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Our coverage of Judge Brett Kavanaugh’s nomination to the Supreme Court is available at this link.

Aaron Nielson is an associate law professor at Brigham Young University and the weekly author of D.C. Circuit Review–Reviewed at the Notice & Comment Blog.

The U.S. Court of Appeals for the District of Columbia Circuit is an unusual court. Because it disproportionately hears lawsuits involving the United States, it often wades into the “famously murky” waters of the political-question doctrine, as well as the equally murky doctrines of standing, final agency action, and ripeness and mootness. In fact, the local rules require parties in “direct review” cases—cases in which challenges to an administrative agency action must be brought directly in the D.C. Circuit, instead of in a district court first—to address standing. All of these issues involve questions of justiciability: whether, as a threshold matter, a federal court has the authority at all to decide the legal merits of a case. I can attest, moreover, that the D.C. Circuit takes justiciability seriously. When I was a clerk, a judge promised to take any clerk to lunch who found a meritorious, unbriefed justiciability issue.

It is safe to say that Judge Brett Kavanaugh has spent untold hours thinking about justiciability. When I teach the political question doctrine, I assign the en banc decision in El-Shifa Pharmaceutical Industries Co. v. United States, a case I discuss below about a 1998 U.S. missile strike on a Sudanese pharmaceutical plant. Kavanaugh’s concurrence is well worth your time.

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Although the battle over records related to Judge Brett Kavanaugh’s tenure in the George W. Bush White House continues, the Senate Judiciary Committee has recently released over 100,000 pages of documents. The first batch of documents, released last week, contained over 5,000 pages of emails from Kavanaugh’s stint as an associate White House counsel, a position in which he served from January 2001 until 2003. Hundreds (if not thousands) of pages from the initial batch of documents are completely nonsubstantive, made up of – for example – email headers from mass emails and computerized legal alerts to which Kavanaugh subscribed. Many other emails are somewhat cryptic, giving the distinct impression that staffers were trying to avoid getting into too much substantive discussion over email. But the emails also provide a detailed look into the operation of the White House counsel’s office, including the extent to which the lawyers’ work is often enmeshed with politics. And the emails are likely to provide fodder for members of the Senate Judiciary Committee to question Kavanaugh about his role in the Bush administration’s war on terror when the confirmation hearing begins in early September.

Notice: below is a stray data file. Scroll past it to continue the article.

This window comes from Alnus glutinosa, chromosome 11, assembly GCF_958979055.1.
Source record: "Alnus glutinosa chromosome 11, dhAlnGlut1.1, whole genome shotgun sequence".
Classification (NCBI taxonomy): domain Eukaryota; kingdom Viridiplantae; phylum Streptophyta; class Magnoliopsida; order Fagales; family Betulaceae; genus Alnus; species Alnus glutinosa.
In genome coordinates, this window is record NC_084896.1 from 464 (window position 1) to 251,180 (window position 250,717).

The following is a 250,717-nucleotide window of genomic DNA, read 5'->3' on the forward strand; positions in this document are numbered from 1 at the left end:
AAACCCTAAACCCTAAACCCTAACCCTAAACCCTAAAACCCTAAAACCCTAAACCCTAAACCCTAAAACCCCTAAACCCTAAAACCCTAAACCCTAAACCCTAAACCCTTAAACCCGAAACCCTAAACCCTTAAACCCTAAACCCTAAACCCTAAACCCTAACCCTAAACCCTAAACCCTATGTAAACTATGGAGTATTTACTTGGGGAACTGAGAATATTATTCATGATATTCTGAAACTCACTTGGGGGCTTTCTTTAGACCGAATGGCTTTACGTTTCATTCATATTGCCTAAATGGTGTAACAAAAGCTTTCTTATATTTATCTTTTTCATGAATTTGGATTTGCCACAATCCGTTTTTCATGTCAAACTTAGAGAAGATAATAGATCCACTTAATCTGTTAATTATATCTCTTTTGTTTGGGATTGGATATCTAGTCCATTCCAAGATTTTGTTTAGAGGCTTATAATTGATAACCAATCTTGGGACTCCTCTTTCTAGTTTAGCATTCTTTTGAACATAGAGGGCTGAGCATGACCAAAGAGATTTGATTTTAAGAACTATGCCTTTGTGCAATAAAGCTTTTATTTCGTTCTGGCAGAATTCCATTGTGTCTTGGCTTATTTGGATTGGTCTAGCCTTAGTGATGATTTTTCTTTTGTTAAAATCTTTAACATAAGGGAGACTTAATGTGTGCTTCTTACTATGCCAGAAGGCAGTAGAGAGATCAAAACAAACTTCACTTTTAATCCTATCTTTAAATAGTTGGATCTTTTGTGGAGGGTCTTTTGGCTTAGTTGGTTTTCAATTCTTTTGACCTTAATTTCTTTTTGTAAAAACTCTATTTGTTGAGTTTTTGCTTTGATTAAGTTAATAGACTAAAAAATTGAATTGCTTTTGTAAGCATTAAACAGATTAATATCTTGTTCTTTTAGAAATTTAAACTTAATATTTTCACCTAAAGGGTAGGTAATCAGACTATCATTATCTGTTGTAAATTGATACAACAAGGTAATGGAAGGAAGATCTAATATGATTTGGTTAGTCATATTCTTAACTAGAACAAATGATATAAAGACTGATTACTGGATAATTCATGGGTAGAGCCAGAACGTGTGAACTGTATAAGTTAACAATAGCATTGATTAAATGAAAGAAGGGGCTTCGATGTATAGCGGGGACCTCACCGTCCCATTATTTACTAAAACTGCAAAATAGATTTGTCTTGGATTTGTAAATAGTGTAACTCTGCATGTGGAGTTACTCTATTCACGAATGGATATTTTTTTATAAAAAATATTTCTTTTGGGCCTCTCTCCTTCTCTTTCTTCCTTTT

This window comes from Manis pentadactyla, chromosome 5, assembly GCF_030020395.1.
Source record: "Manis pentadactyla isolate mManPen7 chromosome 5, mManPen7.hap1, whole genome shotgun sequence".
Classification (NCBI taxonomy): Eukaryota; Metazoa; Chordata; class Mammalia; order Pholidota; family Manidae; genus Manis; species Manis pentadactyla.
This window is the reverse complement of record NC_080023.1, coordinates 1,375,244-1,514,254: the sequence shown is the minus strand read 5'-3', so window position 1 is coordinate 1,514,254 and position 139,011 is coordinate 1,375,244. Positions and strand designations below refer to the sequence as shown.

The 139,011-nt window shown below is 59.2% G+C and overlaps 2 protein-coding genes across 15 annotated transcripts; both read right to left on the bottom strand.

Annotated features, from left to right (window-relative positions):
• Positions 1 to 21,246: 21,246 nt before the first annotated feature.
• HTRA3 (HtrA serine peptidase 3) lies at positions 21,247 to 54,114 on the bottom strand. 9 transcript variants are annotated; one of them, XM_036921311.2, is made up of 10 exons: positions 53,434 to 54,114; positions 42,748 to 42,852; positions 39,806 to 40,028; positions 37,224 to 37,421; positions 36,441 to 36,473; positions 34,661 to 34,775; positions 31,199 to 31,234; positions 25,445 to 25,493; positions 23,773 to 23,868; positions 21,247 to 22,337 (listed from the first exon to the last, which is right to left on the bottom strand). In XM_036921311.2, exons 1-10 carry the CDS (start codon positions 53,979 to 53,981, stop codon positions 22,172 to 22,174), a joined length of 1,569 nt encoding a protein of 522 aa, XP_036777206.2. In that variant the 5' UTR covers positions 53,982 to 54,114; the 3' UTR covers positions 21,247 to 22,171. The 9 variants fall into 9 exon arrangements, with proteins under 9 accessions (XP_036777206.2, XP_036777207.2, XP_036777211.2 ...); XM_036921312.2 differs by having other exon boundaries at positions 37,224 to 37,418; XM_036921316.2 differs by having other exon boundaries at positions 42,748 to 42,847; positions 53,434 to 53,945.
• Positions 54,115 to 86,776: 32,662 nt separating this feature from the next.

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Tuesday round-up

By on Aug 14, 2018 at 7:12 am

Court-watchers maintain their focus on records from Supreme Court nominee Brett Kavanaugh’s time working in the George W. Bush White House. For USA Today, Richard Wolf reports that documents from Kavanaugh’s two-year tenure in the White House counsel’s office reveal Kavanaugh’s “involvement in efforts by the Bush administration to get his nominees on to federal courts – efforts that Democrats successfully blocked in many cases during Bush’s first two years in office.” For The Washington Post, Stephanie McCrummen writes that the most recent batch of documents, released on Sunday, contains “no obvious bombshells about Kavanaugh.” Tony Mauro reports for The National Law Journal that the documents show “a heightened-alert atmosphere inside and outside the White House surrounding the speculation that Supreme Court vacancies would soon open up.” For The Hill, Jordain Carney reports that “[t]he National Archives is doubling down on its refusal to respond to Democratic requests for documents from” Kavanaugh’s three-year stint as White House staff secretary, informing Sen. Dianne Feinstein, the top Democrat on the Judiciary Committee, that “it is the agency’s policy to only respond to requests from a committee chair, all of whom are Republicans.”